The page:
One nominee was denied the position of chief justice because the Senate could not decide what his political views were. In addition to being seventy-four years old at the time of his nomination in 1874, Caleb Cushing had been a Whig, a Tyler Whig, a Democrat, a Johnson Constitutional Conservative, and a Republican. Those shifting allegiances gained him so many political enemies that Senate opposition forced President Grant to withdraw the nomination.
You want a nuclear option?
Perhaps the most pointed political rejection of a nominee was the treatment of Henry Stanbery, President Andrew Johnson's attorney general. Stanbery was well liked, but the president was not. To deny Johnson any opportunity to make appointments to the Court, Radical Republicans in Congress engineered the passage of legislation that reduced the number of justices from ten to seven as vacancies occurred. The seat to which Stanbery had been appointed in 1865 was thus abolished and his nomination was never considered.
Now there's an idea. If we were the majority. (Kidding. I think.)
Anyway, see the whole thing for the rest, including a list of all the rejected candidates.
Of course, this is why I wasn't particularly over-joyed with Miers pulling out. (And, incidentally, this is the first time the Advanced Pundit Word was right about who the nominee was going to be. Damnit.)
THE TEN-YEAR PRESIDENTIAL CABINET INVESTIGATION. Already we hear expectedcircles complaining that Fitzgerald's investigation has gone on for two whole years! So unjust! Such a persecution and criminalization of politics!
As it happens, David Barrett, the Independent Counsel charged with the investigation of President Clinton's Housing and Urban Development Secretary Henry Cisneros, has had his investigation going on for a mere ten years now. It started in 1995.
It's still going on. Of course, that's blamed by Tony Snow and the Wall Street Journal on Cisneros' lawyers, and, unsurprisingly, the lurking Menace of Hillary Clinton (bwahahahaha!, laughs the Wicked Witch). Perhaps they're right; I know nothing about it.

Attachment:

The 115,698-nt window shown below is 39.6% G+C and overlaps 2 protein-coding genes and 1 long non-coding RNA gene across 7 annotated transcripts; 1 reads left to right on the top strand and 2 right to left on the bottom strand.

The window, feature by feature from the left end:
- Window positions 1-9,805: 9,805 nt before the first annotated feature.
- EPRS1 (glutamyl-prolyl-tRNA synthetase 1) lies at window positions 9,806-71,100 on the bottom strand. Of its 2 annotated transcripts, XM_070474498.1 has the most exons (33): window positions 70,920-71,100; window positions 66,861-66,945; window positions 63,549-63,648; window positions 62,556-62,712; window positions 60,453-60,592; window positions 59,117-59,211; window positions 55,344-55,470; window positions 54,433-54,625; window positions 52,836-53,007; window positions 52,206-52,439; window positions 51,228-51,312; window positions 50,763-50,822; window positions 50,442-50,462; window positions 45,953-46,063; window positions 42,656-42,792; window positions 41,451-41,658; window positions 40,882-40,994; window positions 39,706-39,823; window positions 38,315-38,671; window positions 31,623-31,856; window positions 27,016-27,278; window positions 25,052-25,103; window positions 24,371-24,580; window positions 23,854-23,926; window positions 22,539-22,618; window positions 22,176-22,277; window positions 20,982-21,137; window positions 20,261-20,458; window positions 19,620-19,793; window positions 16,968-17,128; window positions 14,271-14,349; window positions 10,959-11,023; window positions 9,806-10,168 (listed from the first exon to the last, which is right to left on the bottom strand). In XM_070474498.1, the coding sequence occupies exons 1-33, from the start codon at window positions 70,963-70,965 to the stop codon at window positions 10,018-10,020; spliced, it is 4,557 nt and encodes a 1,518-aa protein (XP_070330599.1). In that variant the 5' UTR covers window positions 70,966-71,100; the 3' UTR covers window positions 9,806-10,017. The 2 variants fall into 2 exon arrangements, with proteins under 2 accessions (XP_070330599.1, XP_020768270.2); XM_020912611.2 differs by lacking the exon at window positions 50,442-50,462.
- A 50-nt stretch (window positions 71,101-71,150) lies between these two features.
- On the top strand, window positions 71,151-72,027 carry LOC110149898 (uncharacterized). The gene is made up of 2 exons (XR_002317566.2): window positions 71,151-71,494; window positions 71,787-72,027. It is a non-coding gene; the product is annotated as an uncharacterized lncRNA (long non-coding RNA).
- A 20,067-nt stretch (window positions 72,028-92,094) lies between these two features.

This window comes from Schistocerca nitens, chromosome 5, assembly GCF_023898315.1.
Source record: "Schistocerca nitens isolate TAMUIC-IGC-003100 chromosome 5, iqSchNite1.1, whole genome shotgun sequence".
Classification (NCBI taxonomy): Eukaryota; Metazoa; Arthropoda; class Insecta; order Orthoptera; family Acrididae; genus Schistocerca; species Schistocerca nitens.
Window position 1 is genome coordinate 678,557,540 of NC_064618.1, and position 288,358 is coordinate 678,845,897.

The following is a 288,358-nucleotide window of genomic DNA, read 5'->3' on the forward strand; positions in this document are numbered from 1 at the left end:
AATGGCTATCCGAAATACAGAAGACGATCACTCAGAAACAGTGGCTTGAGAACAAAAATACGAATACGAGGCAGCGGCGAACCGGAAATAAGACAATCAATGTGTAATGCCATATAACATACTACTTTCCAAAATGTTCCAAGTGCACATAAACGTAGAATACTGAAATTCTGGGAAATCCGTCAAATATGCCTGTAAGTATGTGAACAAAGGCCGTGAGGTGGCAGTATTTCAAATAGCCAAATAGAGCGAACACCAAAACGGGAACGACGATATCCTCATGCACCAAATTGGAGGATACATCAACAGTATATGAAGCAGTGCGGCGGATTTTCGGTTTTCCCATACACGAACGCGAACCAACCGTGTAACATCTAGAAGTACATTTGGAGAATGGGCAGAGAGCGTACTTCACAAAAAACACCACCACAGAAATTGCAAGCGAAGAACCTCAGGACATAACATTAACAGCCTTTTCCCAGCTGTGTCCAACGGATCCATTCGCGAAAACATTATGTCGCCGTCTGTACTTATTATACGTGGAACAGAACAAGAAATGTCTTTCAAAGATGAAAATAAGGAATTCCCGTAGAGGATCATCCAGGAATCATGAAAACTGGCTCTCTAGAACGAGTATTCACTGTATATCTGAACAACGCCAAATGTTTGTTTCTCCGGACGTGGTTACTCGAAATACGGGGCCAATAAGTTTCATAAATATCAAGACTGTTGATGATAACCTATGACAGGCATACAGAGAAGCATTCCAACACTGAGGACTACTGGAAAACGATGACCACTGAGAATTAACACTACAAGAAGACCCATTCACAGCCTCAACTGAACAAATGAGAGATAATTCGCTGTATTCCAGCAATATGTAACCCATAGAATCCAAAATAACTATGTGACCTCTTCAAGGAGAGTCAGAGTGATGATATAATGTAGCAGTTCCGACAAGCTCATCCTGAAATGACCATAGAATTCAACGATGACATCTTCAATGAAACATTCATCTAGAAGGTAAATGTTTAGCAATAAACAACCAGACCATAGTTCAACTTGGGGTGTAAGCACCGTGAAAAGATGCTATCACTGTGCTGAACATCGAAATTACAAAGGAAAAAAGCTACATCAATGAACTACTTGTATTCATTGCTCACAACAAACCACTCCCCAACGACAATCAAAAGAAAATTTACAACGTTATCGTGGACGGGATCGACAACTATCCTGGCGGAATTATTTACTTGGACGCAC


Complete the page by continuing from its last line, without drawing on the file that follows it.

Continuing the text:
But, anyway, rest assured that Fitzgerald still won't be investigating in 2015. So pray forgive if some of us wait until then to do other than nod sagely at this terrible plight of the two-year investigation of the present White House.
LIVE WEST WING. I suppose you'll have seen 666 commericials from NBC for this, and that's just in the last few minutes, if you watch NBC, but I'd not heard before about their stunt for next week of doing a live debate between Alan Alda's Vinick and Jimmy Smits' Santos -- one version for East Coast and another for West Coast.
Musing that I'd have to modify my dubiousness that the producers intended other than a Santos win, after tonight, due to the sudden onslaught of Vinick-heavy episodes (although I accidentally missed last week's, and haven't read a summary yet), and that since both candidates are essentially human saints, and wouldn't it be nice to see both in the role, my preferred format for next year instantly hit me.
They'll never do it, of course, but: they do both win. We get to see alternating episodes of the alternatve universes, see?
Yeah, I know. Aside from it being too weird for the WW audience, they'd not want to pay both Smits and Alda their-sized salaries, if nothing else (even if they didn't keep visiting Martin Sheen, as well, as is currently planned).
But, again, I can fantasize. It's my blog. (Although I live in dread of the day BlogShares tells me there's been a hostile takeover; new management!; union-busting will immediately follow, I'm warning you!; no, I still don't clearly understand BlogShares.)
Piece on West Wing's sudden topicality with the parallel leak investigations here. Spoiler warnings for shows up to last week! Interestingly, they figured out that Fitzgerald would subpoena reporters 16 months ago, and timed the end of their leak inquiry for last week on the basis of knowing when the real grand jury would end.